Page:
Warming foods in Traditional Chinese Medicine

warming foods

From a Chinese medicine perspective food is classified according to its attributes and the way it effects the balance of yin and yang energy in the body. In the cooler (yin) months our energy is occupied not only with its daily function to keep us healthy, it also requires yang energy to keep us warm.  In order to provide the optimum conditions for healing imbalances, as well as supporting regular healthy functioning, we can greatly assist the body by eating naturally warming foods.  And it’s not only foods that are heated or cooked that can achieve a warming effect. Adding a variety of herbs, spices, nuts and seeds will also bring your diet into balance and aid digestion to provide the greatest use of nutrients from the foods we eat.

Exploring the Spleen/Stomach in Traditional Chinese Medicine

In Traditional Chinese Medicine (TCM), the Spleen/stomach are seen as the central organs of digestion. They control the breaking down the food and assist the absorption of elements that nourish organs and tissues to increase Qi and blood in the body.

Spleen yang is often compared to a fire that warms food (including fluids) in order to metabolise them. By consuming too many cold foods in our diet, it can be like putting a wet blanket on top of the fire, smothering and impairing this metabolic action. As a result, signs of Spleen deficiency such as poor appetite, bloating and loose stools may become an issue.

There are three categories of food that can impair Spleen function.

  1. Food that is energetically cold.
  2. Food that is physically cold.
  3. Fried, greasy or sugary foods

Food that is energetically cold

In prescribing dietary therapy and herbal medicine in TCM, the energetic quality of a substance is always taken into account. For example, take ginger and watermelon both sitting at room temperature. Eating one would cool the body down (watermelon) and the other one would have a noticeable warming effect on the body (ginger).

In cooler months, and for some, all year through, too many energetically cooling foods such as a lot of fruit, salads, raw foods, vegetable juices, dairy foods (with the exception of yoghurt for most) etc. can cause signs of Spleen deficiency, particularly if they are not balanced with the introduction of warming foods.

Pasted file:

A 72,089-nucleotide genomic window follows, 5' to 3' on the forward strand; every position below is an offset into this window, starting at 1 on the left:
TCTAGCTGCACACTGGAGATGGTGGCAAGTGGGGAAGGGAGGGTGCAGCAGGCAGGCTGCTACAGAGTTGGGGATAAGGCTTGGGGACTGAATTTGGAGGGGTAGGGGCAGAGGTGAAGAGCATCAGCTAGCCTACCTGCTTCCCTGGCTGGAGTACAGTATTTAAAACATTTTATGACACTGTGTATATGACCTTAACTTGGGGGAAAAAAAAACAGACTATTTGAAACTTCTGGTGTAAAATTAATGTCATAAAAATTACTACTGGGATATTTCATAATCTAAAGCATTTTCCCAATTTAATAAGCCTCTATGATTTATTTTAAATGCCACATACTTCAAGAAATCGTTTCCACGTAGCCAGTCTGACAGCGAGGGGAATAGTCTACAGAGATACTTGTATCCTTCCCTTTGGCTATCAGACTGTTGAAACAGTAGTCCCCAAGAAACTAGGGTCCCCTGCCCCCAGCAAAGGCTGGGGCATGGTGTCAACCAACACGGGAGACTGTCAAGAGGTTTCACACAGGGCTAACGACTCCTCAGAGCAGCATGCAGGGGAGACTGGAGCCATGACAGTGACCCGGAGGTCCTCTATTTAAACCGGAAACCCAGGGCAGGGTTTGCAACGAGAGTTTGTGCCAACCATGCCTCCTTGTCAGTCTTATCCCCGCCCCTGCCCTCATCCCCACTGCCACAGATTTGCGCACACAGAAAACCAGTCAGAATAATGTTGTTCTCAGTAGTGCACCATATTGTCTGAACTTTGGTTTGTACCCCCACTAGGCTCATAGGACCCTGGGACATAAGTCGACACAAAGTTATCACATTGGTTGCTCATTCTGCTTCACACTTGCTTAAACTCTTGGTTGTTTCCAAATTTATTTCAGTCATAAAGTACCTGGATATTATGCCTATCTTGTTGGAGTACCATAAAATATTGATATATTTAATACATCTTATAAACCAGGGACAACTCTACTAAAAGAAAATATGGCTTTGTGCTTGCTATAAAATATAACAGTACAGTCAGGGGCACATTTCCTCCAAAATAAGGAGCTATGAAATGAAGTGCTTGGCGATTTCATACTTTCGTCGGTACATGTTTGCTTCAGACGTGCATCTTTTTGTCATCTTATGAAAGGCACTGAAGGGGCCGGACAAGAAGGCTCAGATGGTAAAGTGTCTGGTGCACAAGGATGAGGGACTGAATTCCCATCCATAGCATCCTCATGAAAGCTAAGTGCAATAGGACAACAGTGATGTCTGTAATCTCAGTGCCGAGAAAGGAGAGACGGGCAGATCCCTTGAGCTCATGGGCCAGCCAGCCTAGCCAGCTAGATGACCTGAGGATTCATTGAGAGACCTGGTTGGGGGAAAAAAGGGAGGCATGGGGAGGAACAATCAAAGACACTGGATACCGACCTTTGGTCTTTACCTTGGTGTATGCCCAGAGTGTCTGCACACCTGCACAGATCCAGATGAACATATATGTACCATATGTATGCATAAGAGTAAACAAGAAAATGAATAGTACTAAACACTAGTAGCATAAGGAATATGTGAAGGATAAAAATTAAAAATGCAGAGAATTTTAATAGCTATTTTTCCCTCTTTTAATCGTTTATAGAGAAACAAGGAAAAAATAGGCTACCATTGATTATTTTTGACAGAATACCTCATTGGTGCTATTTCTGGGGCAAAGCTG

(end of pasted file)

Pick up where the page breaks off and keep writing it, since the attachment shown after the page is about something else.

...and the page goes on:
Food that is physically cold

This includes things straight out of the fridge such as drinks or ice cream, or with ice added. In the case of water, warm or hot water will be absorbed more effectively.

Food that is fired, greasy or sugary

This includes food deep or shallow fried or food with a high amount of oil or sugar content such as chocolate cheeses and cured meats.

Supporting the spleen in cooler months

So what do you need to eat to assist spleen function and provide balance in the cooler months?

Cooking warms the energetics of food so focusing on recipes for soups, stews, and casseroles is a great start. Fruit can also be poached or stewed and vegetables can be sufficiently steamed. Combing small amounts of warm food with the cold can balance the yin yang too, such as adding a little warm wasabi to help digest the coldness of sushi.

Balance your diet with warming foods

Here’s some examples of the types of foods you can include in your diet if you need to balance your diet with more warmth.


  • basil
  • chives
  • coriander
  • dill
  • fennel
  • parsley
  • rosemary


  • anise
  • cumin
  • cinnamon
  • cloves
  • ginger
  • black pepper


Can be steamed or cooked and include plenty of:

  • onion
  • leeks
  • parsnips
  • capsicums
  • spring onion
  • garlic


  • Fruits are better dried or cooked
  • Nuts
  • Honey
  • Oats
  • Quinoa
  • Seeds
  • Wild rice

When trying to integrate these principles into your diet, it is always best to consult a TCM practitioner to find out how this applies to you and your individual needs and nuances, especially if you are experiencing digestive issues.

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Zou Yue Zi – Postpartum from a TCM Perspective

Zuo Yue Zi

Zuo Yue Zi is a long-documented practice in China supporting women/new mothers after birth. It literally translates to “Doing the Month” – this is more commonly known in Western culture as the Golden Month after birth.

What is Zuo Yue Zi?

In China, this special time is characterised by 40 days of total rest with a heavy focus on Chinese diet therapy, hygiene and behavioural precautions. This allows for the birthing mother to rest and replenish her strength, while laying the foundation of her health as mother and care giver.

Why Zuo Yue Zi is crucial in postpartum recovery?

Sufficient postpartum care can provide the healthy foundation for the mother and the newborn but also pave the way for healthy pregnancies in the future. Zuo Yue Zi is even said to help the transition into menopause later in life.

From a Chinese medicine perspective, Zuo Yue Zi is crucial for the recovery of the birthing mother. Childbirth requires tremendous amount of energy, resulting in an imbalance of yin, yang, qi and blood. Due to the expenditure of energy and yang the mother is vulnerable to invasion of cold and wind which can cause illness or possible chronic health issues.

Rules of Zuo Yue Zi